Native-authored works in the HathiTrust Digital Library

Data and contextual information for “Native-authored works in the HathiTrust Digital Library,” a workset curated by Kun Lu, Raina Heaton, and Raymond Orr in collaboration with the HathiTrust Research Center with generous support from the Mellon Foundation.

View the Project on GitHub htrc/scwared-native-american-authored-works

Introduction to Native-Authored Workset

The University of Oklahoma (OU) team was funded by the Mellon Foundation, through the HathiTrust Research Center’s SCWAReD project, to create a workset by Native American authors in the HathiTrust digital library. This document serves as an introduction to the workset, describing the workset building process, the content of the workset, the context of the works, and some example research questions that can be answered using this workset.

Rationale for the Project

Native Americans are a historically under-resourced textual community. No corpus of Native-authored works exists from which to draw insights about this particular community, or to give them the recognition equal to other similar communities of practice (e.g. History of Black Writing[1]), despite an ever-increasing number of Native authors creating works since the 1960s. In collaboration with the HathiTrust Research Center (HTRC) team, we have created a preliminary database of Native-authored works, of which a subset has been identified as being held in the HathiTrust Digital Library. This workset is now available to all researchers with an interest in Native-authored literature, and we hope that it will serve as a basis for more qualitative and quantitative research that speaks to the unique characteristics of this textual community.

Building Process


The team at OU consists of Dr. Raina Heaton and Dr. Raymond Orr (now at Dartmouth College) from the Department of Native American Studies, and Dr. Kun Lu, from the School of Library and Information Studies. The team also supervises a student mentee, Alyssa Vetter, a biology major with a minor in Native American Studies. The OU team works closely with HTRC staff including Ryan Dubnicek, Isabella Magni and PhD student Nikolaus Parulian.


There is a vast amount of extant literature on Native Americans and Native-related topics, the vast majority of which is not authored by Native people. As an illustration, a HathiTrust records search of “American Indian” subject headings from the US, Canada, and Mexico recovered 35,440 records, more than 17x the size of our dataset (see below). There are also many long-standing issues related to establishing both native ethnic and tribal affiliation (Garroutte, 2003), which we had to contend with in assembling this database. Additionally, while there are Native and Indigenous authors all over the world, we limited our search to authors from and publishing in the continental US and Canada. Additionally, since many works (particularly the scholarly works) are co-authored by Native and non-Native people, or are instances where Native writers have published in a compilation or edited volume, we have included those volumes in our database rather than exclude them.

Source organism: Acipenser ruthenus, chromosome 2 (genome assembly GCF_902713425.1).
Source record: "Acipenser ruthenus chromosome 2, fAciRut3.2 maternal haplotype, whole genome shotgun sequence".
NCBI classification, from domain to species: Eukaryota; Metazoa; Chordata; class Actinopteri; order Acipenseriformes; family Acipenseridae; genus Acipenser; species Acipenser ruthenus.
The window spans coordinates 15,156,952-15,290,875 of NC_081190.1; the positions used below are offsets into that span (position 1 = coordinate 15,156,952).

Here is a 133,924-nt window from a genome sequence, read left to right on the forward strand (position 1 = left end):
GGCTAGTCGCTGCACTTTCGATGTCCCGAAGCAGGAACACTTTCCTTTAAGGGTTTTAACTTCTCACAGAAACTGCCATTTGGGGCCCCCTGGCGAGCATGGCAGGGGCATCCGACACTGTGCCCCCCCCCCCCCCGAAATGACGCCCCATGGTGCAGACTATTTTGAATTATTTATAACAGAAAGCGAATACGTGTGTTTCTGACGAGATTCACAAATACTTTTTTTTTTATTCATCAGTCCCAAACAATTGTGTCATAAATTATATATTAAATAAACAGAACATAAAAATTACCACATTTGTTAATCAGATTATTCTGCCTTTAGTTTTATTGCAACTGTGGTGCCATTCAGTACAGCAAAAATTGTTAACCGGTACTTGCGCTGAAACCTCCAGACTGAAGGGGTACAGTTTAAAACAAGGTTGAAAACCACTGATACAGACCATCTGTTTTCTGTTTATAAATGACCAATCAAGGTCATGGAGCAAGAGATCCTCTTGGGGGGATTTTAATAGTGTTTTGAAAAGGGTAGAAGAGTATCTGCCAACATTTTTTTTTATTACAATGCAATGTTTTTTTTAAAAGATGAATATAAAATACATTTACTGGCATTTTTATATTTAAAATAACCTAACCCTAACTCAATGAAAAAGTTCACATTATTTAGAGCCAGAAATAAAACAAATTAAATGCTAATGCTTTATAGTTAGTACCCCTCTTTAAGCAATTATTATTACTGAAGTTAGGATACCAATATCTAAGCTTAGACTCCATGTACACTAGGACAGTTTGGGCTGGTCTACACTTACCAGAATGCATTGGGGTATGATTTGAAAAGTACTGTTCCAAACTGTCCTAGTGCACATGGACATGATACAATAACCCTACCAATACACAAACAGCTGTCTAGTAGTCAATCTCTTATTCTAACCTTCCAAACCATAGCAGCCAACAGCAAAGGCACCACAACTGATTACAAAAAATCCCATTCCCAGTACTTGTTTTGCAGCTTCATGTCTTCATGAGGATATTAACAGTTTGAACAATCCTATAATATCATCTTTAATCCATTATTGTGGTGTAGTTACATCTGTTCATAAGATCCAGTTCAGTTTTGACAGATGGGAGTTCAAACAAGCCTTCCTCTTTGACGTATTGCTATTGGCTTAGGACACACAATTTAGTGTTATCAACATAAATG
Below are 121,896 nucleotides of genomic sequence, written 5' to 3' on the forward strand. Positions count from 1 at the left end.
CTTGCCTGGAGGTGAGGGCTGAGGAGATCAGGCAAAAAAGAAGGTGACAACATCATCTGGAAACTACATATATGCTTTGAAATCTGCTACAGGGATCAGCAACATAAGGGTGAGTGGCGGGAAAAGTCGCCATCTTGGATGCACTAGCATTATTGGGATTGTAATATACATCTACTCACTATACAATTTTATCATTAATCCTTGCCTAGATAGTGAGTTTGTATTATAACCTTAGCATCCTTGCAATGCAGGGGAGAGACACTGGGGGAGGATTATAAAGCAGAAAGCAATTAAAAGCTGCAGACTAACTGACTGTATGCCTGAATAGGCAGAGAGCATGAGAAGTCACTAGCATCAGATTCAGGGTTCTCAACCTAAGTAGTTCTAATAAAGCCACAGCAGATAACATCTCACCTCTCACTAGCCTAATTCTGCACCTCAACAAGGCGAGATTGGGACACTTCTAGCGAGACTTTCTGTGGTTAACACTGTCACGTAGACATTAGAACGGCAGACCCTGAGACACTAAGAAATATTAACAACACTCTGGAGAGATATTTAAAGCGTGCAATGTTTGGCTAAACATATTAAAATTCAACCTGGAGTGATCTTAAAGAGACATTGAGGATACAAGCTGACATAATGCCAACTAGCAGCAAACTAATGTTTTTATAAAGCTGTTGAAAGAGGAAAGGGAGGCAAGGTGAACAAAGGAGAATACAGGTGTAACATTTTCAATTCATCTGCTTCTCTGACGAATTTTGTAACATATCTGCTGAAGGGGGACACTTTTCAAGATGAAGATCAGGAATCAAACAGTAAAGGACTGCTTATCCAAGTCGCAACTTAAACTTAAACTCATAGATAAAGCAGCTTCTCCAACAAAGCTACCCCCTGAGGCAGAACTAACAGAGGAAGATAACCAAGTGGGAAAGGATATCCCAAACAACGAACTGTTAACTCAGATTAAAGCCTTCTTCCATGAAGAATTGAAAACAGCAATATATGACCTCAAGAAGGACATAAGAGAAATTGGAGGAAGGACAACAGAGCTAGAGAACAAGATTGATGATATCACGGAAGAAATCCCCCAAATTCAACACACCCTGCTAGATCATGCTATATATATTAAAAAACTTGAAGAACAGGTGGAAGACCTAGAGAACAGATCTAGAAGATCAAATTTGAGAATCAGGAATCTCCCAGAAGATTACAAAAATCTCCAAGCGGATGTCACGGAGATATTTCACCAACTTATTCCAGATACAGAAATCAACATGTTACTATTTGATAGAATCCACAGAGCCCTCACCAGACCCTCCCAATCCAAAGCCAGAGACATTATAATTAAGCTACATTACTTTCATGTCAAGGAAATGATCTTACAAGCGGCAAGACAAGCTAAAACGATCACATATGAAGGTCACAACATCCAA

Compiling lists of Native authors and works

There is no mechanism in the metadata from the HathiTrust Digital Library for identifying if an author is Native or non-Native. As such, there is no easy way to collect Native American authored works in the collection. To build the list of Native authors for the workset, the OU team began by compiling lists of Native authors and their works from publicly available datasets, locally accessible resources, and their personal knowledge.

One of the primary sources we used to compile our initial list of authors was the Native American Authors collection provided by the Internet Public Library ( The site contains information on Native North American authors and bibliographies of their published works. Blakesley Lindsay (2003) wrote a review of the IPL’s Native American Authors collection, claiming that the collection covers “a wealth of online resources dealing with Native American writers,” and that the author list includes “an extensive list of Native American writers, including many lesser-known poets and authors,” although the information available on each author varies (p. 41). At the time of the review, the site listed over 1,200 titles. It has grown in the years since, and our collection includes over 2,000 titles from IPL. Dr. Lu wrote a Python script to scrape the IPL’s author information along with work titles and tribal affiliation. This resulted in 631 Native authors and 2017 work titles where four works are listed without author information, and therefore excluded. Additional information about the works, such as publication date and author gender, was collected manually by a student mentee.

Another source of information on Native-authored works came from the The Native American Languages (NAL) collection at the Sam Noble Museum at OU. The NAL collection is an archival repository for materials in and pertaining to Indigenous languages, with a specialization in the Indigenous languages of the central United States. The collection includes audio and video recordings, manuscripts, books, journals, ephemera and teaching curricula from more than 175 Native North American languages. Materials have been donated to the collection from a variety of individuals and groups, including tribal members and families, linguists and anthropologists, community language projects, teachers and students and other archives. As the curator for NAL, Dr. Heaton was able to export a list of published works from the NAL databases, and then manually screen them for Native authorship and other in-scope criteria. The exported lists from NAL resulted in 122 work titles. Dr. Heaton also contributed a list of Native linguists and students maintained by LSA (Linguistic Society of America) special interest group, which includes 34 dissertation titles.